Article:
Now an educator and activist who uses film to start conversations about race and equity, Lee attended Germantown Friends School in Philadelphia when he was young. He came from a lower-income background, attended on a full scholarship, and was one of few students of color at the school.
“I went to a school just like yours, like all of those that I saw in the chat,” he said during the virtual keynote. “I know those schools. I’ve been to those schools, and I know what the experience can be for a person of color at those schools. It can be wonderful or it can be isolating.”
Lee’s 2012 documentary, The Prep School Negro, reflects on this experience while inviting modern independent-school students to examine diversity, inclusion, and anti-racism in their own lives. During MSSLDC on April 23, he asked attendees to do the same.
“We’re still young when it comes to fighting for equity and justice…” Lee said. “We’re still young when it comes to turning this around. We’re still learning how to be equal and have not yet become the country that we are on paper, and I’m looking at you young people to bring about change.”
Following Lee’s keynote address – sponsored by the Luke Stone ’86 Leadership Speaker Series and the Kahlert Foundation – students broke into small groups to share their experiences and discuss these issues in a safe space. In these “family groups,” made up of students from multiple schools, the attendees focused on the conference theme: “activating our identities, using our voices, and making good trouble.”
In a full-group exercise that included nearly 300 students, teachers, and organizers, everyone turned off their cameras as student facilitators read from a list of phrases related to identity. These phrases included racial and sexual identifiers, preferred gender identities, religious beliefs, economic status, mental health, and family structure.
When they heard relatable descriptions, attendees turned their cameras back on, revealing the differences, similarities, and diversity within the community. The exercise was a “challenge by choice,” organizers said, because each participant had to choose to be honest and intentional about turning on their cameras.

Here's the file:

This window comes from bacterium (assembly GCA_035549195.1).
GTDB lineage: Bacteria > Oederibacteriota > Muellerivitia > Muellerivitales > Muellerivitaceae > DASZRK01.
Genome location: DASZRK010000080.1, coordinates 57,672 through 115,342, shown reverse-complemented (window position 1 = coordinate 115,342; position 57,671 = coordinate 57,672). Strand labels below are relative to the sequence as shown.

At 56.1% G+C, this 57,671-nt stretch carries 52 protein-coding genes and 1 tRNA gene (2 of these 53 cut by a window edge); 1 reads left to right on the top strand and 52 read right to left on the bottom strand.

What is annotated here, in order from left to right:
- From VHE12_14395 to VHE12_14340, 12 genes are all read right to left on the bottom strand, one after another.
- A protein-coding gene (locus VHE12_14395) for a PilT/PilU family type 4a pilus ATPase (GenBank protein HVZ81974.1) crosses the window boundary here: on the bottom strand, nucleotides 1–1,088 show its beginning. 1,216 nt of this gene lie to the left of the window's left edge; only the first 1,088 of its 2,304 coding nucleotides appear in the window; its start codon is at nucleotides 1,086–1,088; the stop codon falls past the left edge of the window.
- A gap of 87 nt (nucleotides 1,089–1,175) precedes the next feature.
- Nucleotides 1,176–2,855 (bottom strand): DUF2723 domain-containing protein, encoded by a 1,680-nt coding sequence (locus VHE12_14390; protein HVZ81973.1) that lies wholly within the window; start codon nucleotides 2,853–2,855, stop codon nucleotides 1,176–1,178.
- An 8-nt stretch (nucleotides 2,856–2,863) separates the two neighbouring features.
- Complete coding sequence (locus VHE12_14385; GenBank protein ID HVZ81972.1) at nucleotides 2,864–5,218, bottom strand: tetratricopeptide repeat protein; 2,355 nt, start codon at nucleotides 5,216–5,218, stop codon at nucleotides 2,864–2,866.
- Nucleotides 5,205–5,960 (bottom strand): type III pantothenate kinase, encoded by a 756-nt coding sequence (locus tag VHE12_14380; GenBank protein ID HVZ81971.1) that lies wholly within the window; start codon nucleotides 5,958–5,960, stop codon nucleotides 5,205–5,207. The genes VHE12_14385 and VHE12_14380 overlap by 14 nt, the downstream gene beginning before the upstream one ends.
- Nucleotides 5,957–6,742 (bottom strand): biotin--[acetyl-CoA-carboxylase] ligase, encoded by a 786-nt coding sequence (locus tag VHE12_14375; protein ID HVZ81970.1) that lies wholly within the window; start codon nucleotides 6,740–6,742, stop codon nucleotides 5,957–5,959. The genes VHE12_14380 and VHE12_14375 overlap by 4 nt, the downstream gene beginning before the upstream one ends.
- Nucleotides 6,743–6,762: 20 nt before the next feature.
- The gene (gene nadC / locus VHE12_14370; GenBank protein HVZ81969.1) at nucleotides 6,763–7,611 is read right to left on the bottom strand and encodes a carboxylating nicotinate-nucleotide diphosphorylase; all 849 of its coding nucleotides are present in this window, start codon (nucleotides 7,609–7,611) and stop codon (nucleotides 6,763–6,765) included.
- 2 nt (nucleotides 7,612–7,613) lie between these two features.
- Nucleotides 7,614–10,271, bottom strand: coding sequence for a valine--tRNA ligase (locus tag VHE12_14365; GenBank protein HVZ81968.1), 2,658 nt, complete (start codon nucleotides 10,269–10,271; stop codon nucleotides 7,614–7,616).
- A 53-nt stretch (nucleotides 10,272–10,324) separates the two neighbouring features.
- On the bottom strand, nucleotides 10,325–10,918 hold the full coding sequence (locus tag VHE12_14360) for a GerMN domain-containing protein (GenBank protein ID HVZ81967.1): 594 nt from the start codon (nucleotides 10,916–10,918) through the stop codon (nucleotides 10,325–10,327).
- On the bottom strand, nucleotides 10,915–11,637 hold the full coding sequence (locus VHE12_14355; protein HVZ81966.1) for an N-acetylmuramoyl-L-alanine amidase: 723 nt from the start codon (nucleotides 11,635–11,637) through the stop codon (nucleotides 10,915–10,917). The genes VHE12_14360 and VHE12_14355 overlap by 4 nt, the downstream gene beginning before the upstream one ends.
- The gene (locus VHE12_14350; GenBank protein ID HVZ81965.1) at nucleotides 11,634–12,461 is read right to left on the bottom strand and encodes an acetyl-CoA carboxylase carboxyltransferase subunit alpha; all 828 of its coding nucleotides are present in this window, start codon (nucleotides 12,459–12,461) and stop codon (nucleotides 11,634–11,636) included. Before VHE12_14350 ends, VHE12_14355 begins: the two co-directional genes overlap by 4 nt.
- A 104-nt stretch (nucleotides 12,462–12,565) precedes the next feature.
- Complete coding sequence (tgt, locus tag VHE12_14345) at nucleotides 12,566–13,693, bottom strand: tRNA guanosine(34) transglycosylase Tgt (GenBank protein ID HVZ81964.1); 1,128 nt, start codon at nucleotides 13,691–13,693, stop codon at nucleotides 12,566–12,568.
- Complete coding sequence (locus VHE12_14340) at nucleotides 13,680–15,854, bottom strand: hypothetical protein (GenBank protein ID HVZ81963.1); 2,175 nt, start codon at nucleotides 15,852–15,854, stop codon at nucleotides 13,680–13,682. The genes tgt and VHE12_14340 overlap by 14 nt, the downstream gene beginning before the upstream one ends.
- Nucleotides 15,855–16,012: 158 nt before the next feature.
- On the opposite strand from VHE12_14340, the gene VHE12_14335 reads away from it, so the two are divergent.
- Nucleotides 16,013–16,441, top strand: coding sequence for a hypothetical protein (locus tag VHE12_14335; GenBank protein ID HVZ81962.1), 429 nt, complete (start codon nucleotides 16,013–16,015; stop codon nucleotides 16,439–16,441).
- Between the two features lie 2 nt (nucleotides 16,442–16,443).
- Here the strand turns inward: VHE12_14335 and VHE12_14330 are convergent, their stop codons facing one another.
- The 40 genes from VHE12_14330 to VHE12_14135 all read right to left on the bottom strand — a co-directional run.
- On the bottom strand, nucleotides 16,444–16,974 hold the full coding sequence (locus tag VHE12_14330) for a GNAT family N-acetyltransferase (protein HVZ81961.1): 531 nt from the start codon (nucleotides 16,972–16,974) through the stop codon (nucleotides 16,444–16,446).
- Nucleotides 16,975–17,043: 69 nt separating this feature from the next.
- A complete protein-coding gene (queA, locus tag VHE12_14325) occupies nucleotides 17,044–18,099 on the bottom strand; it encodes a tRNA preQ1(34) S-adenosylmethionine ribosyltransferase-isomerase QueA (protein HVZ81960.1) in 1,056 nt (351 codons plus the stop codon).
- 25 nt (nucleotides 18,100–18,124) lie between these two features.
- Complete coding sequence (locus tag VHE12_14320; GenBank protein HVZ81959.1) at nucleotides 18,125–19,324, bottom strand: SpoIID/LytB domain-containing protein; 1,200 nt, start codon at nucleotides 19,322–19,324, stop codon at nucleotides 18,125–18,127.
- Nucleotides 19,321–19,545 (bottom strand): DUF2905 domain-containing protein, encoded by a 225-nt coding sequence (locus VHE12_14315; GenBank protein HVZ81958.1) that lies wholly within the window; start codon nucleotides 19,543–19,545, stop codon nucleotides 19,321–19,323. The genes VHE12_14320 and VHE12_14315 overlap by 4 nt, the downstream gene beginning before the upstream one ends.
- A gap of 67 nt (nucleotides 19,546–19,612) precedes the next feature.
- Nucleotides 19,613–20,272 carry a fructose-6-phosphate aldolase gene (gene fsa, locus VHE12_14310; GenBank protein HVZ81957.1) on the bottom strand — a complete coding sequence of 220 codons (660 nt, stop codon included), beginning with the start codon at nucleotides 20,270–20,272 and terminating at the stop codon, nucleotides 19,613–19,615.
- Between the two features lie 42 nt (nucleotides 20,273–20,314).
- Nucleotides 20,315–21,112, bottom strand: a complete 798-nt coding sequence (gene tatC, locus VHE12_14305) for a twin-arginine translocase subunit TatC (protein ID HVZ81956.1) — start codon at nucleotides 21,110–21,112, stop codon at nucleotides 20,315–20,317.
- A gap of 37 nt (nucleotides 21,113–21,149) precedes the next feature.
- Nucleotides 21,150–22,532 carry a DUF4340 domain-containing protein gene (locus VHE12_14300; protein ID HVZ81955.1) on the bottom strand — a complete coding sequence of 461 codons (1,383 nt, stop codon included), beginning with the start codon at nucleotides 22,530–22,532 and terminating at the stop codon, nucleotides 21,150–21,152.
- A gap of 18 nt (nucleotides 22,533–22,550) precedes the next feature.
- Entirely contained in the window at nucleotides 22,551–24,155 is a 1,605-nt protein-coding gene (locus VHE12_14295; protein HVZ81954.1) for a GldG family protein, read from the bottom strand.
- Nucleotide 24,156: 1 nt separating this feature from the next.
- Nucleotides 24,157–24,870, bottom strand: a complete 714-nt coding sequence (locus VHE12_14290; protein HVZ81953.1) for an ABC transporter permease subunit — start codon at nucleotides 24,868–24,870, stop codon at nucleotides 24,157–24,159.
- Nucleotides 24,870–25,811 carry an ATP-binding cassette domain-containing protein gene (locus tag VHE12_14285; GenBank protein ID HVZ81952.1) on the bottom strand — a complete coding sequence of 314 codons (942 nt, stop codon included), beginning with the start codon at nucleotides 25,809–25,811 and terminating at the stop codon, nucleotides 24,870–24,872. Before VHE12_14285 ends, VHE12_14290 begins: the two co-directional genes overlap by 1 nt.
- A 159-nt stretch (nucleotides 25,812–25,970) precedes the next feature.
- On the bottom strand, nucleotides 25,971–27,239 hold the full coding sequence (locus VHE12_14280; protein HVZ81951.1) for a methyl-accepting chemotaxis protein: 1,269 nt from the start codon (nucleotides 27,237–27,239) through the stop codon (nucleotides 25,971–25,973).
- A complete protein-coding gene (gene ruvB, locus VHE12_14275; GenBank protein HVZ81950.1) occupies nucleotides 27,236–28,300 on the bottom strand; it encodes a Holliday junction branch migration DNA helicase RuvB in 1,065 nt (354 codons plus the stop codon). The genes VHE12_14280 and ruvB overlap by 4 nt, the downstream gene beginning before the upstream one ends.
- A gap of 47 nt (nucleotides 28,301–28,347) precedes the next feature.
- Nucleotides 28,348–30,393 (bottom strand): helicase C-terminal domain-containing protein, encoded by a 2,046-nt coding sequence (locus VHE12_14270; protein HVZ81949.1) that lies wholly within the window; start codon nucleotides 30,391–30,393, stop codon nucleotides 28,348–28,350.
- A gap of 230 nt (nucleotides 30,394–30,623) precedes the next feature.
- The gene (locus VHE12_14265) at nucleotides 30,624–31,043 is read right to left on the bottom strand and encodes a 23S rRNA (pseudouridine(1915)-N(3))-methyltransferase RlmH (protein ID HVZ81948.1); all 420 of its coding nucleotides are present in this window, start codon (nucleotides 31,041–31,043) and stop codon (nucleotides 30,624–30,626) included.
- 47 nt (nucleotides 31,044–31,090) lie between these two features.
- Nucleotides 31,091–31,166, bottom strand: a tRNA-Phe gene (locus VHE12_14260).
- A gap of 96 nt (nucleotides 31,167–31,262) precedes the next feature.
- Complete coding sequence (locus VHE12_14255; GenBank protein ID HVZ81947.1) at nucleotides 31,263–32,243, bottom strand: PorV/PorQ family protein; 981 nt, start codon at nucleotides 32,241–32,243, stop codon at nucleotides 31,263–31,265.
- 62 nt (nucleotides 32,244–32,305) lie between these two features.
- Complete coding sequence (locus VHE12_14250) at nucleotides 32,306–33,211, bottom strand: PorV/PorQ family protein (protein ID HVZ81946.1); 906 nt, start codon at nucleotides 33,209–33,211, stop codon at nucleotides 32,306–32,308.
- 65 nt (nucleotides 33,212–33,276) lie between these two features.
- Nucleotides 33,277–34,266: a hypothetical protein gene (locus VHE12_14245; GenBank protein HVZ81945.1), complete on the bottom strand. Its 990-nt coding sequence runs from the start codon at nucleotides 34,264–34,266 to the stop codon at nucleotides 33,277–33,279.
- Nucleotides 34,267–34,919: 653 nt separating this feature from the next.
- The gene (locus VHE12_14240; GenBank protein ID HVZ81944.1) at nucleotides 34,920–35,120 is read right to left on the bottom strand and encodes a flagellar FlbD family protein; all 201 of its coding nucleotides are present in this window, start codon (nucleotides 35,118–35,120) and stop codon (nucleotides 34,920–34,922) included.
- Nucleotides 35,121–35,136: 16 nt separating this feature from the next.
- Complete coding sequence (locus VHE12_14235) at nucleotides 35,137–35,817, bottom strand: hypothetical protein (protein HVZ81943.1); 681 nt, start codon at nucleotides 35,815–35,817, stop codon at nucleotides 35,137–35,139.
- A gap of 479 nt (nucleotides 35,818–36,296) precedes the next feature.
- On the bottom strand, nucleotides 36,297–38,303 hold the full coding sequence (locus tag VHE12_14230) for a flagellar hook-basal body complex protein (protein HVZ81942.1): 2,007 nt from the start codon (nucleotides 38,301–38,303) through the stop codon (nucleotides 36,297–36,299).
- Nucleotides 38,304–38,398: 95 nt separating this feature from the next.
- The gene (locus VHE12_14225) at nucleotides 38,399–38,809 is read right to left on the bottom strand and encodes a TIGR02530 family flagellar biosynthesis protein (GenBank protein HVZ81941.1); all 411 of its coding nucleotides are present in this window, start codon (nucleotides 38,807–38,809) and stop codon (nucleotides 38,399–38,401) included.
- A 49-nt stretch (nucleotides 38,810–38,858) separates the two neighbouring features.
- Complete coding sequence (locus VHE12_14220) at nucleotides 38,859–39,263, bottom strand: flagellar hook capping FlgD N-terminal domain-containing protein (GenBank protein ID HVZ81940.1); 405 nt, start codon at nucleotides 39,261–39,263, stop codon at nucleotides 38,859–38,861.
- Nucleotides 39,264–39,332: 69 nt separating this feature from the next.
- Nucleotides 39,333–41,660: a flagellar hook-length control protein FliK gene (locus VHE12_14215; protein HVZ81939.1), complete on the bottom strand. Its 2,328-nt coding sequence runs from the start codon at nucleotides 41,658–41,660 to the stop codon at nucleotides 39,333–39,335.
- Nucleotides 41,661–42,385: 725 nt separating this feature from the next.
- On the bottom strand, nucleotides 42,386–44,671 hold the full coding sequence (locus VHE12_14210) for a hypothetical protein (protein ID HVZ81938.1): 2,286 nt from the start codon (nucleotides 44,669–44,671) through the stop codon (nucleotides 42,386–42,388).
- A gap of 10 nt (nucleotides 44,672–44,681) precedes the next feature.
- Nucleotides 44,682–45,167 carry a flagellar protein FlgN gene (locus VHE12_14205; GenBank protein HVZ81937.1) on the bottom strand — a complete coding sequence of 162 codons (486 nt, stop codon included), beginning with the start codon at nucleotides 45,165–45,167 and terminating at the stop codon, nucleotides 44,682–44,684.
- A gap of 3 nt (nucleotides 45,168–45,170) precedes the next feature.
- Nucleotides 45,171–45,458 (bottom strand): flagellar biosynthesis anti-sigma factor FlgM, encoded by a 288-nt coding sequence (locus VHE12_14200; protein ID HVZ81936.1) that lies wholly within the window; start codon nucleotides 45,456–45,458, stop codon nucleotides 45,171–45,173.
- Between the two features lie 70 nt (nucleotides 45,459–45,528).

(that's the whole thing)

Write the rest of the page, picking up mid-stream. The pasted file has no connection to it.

After the exercise finished, students returned to their “family groups” and later ended the day with a recap of everything they covered during the conference. On a collaborative message board, many students reported feeling moved by the experience and said that they will return to school with a greater understanding of inclusion and acceptance.
“I wish I had this when I was in middle school, but I did not, and I am so happy to witness this today,” Lee said.
This was Calvert School’s second time hosting MSSLDC — the first was in 2018 — and four Mighty Bees assisted as student facilitators. Close to 30 Calvert students participated in total, and teachers Sandry Sachar and Diana Talbott chaperoned.
Señora Sachar also led this year’s adult planning team, which included faculty and staff from several local independent schools.
Thanks to Sandry Sachar, Diana Talbott, MSSLDC organizers, and Calvert student facilitators Julia B. ’21, Sophie B. ’21, Kiera C. ’21, and Teagan H. ’21 for a successful and enriching day!